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f>oth;—we read of his fall, but not of his repentance. Good king Asa, in the fifteenth year of his reign, was also a distinguished covenanter; in the last years of his reign, when he was censured by Hanani the Seer, "he was wroth with the Seer, and put him in the prison-house." This rebellion against just censure, contumacy against the authority of the Seer, and putting him in prison, did not destroy the work of God in his soul, nor disannul his title to the heavenly inheritance: For the Spirit of God witnefleth, notwithstanding these things, "his heart ■was perfect with the Lord all his days."
2. Covenanting ought to be essayed and practised by the smaller number of professors of religion, even when the greater part continue in apostacy, and refuse to be reclaimed. The ten tribes were the -greater, and apostatizing church: The two tribes the lelser, and reforming one. Notwithstanding the majority was on the side of defection; yet the minor part did not lose their right unto their covenanted God, neither were their obligations to him dissolved. It has been said by some, Covenanting is inexpedient in the present time, as the greater part of Christians are otherways minded. But, if the objection be valid now, why was it not so then? They might have said, when the spirit of God excited them to this duty, "The majority of professors are against it, pray, therefore, have us excused." Might
not the prophet easily rejoin, "The authority of God, interposed in his precept, is sufficient warrant for present duty, though all the world be against it." Should any still insist, that " If the majority avow their religion with the solemnity of an oath, and the minority theirs, then the land will be profaned with contradictory swearing." The answer is easy, The profanity lies at the door of them who swear unto a false religion; and the professors of the true religion are by no means answerable for the opposers of it. Moreover, few who have imbibed false principles, and followed corrupt practices, ever durst avow them with the solemnity of an Oath. Sin and error delight to walk in the shade.
COVENANT BETWEEN GOD And JUDAH,
IN THE DAYS OF JEHOIADA.
2 Kings xi. \J. 2 Chron. xxiii 16.
AS this transaction took place at a very remarkable revolution of the State, it may not be improper to attend,—'I. Unto the Character and Circumstances of the Covenanters. —II. The Minister who bore a principal share in that revolution, and who dispensed this Covenant.—III. Consider the Substance of the Covenant, — IV. The Occasions of it.—And then conclude with some Reflections on the who\e.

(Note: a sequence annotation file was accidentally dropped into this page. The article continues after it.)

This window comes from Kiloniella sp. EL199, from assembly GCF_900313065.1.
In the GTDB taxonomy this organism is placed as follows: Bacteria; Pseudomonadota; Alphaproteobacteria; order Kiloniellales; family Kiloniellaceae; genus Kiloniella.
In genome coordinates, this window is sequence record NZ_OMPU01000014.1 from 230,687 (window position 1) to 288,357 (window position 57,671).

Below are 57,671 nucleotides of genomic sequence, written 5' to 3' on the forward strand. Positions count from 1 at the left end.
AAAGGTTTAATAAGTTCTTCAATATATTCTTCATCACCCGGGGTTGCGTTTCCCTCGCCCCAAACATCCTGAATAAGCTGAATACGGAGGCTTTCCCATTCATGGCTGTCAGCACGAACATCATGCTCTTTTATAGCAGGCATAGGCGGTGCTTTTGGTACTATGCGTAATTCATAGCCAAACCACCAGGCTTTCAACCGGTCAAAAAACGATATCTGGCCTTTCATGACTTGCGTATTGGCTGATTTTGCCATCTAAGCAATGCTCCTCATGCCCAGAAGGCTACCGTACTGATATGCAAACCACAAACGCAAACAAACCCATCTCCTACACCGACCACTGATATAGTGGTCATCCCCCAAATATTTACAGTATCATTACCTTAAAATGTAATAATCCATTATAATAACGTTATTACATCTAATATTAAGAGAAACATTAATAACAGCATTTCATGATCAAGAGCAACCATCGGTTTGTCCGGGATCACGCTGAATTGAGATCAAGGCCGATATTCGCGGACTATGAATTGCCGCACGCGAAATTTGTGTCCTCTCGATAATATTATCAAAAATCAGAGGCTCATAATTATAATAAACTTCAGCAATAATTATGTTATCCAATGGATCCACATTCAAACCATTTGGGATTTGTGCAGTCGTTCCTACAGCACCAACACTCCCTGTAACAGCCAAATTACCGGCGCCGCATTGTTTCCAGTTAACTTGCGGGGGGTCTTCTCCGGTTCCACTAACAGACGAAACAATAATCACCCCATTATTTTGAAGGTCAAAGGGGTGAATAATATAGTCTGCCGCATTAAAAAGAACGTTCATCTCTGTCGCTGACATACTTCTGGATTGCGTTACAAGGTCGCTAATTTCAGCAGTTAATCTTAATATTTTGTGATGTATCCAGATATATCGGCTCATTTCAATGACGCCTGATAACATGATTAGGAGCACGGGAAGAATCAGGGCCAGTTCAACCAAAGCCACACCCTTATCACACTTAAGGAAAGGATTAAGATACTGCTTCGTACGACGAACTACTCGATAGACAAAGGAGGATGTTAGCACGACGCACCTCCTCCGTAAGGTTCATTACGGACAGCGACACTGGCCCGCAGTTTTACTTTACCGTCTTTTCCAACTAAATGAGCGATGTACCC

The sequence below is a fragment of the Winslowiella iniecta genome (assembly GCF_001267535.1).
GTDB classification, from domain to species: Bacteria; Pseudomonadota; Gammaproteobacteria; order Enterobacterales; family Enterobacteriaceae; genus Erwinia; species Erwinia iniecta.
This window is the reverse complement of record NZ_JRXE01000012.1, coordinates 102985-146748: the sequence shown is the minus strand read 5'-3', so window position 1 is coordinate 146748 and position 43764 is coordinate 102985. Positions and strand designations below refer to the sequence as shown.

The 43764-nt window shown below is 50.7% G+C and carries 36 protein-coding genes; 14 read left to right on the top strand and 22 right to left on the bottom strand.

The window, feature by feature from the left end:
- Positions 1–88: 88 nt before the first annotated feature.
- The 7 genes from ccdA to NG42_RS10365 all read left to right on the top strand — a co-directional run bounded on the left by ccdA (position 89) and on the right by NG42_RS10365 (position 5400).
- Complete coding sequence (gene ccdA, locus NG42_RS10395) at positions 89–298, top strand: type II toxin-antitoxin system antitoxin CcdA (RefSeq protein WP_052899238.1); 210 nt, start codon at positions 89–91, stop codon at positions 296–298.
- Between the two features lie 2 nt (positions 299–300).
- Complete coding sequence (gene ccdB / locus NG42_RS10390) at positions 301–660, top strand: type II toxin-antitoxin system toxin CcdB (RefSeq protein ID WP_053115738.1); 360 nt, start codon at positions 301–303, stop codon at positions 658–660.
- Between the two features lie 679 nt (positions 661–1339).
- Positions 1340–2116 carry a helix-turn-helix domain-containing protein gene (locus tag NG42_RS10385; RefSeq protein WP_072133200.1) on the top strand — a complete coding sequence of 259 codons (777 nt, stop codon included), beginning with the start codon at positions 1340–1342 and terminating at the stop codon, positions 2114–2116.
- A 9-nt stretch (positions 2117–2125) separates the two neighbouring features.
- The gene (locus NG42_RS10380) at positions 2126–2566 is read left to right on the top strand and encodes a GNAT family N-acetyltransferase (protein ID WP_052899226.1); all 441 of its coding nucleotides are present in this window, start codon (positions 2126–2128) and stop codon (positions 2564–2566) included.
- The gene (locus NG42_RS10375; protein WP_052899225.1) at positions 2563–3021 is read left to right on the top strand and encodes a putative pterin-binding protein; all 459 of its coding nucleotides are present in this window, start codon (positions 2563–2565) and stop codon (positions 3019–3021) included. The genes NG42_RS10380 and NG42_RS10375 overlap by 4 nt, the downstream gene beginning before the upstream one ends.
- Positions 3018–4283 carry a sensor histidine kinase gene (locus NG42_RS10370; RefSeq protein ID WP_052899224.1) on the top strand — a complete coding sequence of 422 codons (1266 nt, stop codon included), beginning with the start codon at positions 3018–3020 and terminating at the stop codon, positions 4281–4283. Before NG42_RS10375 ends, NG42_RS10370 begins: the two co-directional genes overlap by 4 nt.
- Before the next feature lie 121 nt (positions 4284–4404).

FIRST, I must attend tinto the Character and Circumstances of the. Covenanters. The sketch which is drawn of them by the inspired historian is shorter than usual: Our sur-vcy must be contracted in proportion. They * lii, „ were Mere Jehoiada,—-all the people, — and the Kin <r.
1. Jehoiada whose character is afterwards reviewed, as the Minister in this transaction: "And Jehoiada made a covenant between HIM, and between all the people*," &c. Sonic refer the relative, him, as referrino- to the remote antecedent Jehovah, or Lord, mentioned in vcrle fourteenth; and they include the intermediate verses in a parenthesis -J-. And the fense, according to this connection is, and Jelioiada made a covenant between the Lord and all the people. But this connection seems, to me at least, far strained; especially as a much more natural account of things may hehad, by referring the relative Him to Jehoiada, as its immediate antecedent. Jehoiada sustained a two-fold character; that of an eminent covenanter, and that of an High-priest in the congregation. Like Mouses, he was God's representative; and also a typical mediator, through whom the people drew near to God J.
2. All The People were covenanters at this time. The universal designation ulc"d in
* 2 Chron. xjuii.. x6.
T Junii's and Tremellius in their annotations subjoined to their translation. In the parallel place, in Kings, the fense mull be according to their view of it, indeed; but then Lord is inserted, and not referred to.
+ See Diodati, Henry on the text, especially Piscatok*
the book of the Chronicles, is to be understood of the greater part of the two tribes, as distinguiihed from the ten, and also from the nations round about them. It is also to be understood of All who were sit to enter into the cono-recation of the Lord.—Various orders of people are enumerated in the context, especially such as held any military rank among them: They are designed Rulers Over Hundreds, and Captains, and the Guard. They arc also described as persons entering in on the Sabbath.
3. The King is also reckoned to the number of covenanters on this occasion. He bound himself to be one of the Lord's people, in opposition to wicked Athaliah, and her accomplices, who were eminently Baal's people. In his public character, he became at once the pattern and protector of the true religion, as well as an opposer of falle worlhip. But it might be enquired, How could Joash be an intelligent covenanter when only seven years of age r It might be answered, Youth come sooner to the exercise of reason, as well as majority, in those warmer oriental climates, than in our cold ones. Irrefragable evidence might be produced from Jewish history and antiquities, to prove that civil contracts might be made by persons in that nation, at die age of twelve, by females at least; whereas our laws six their majority at eighteen. Now, as Chri
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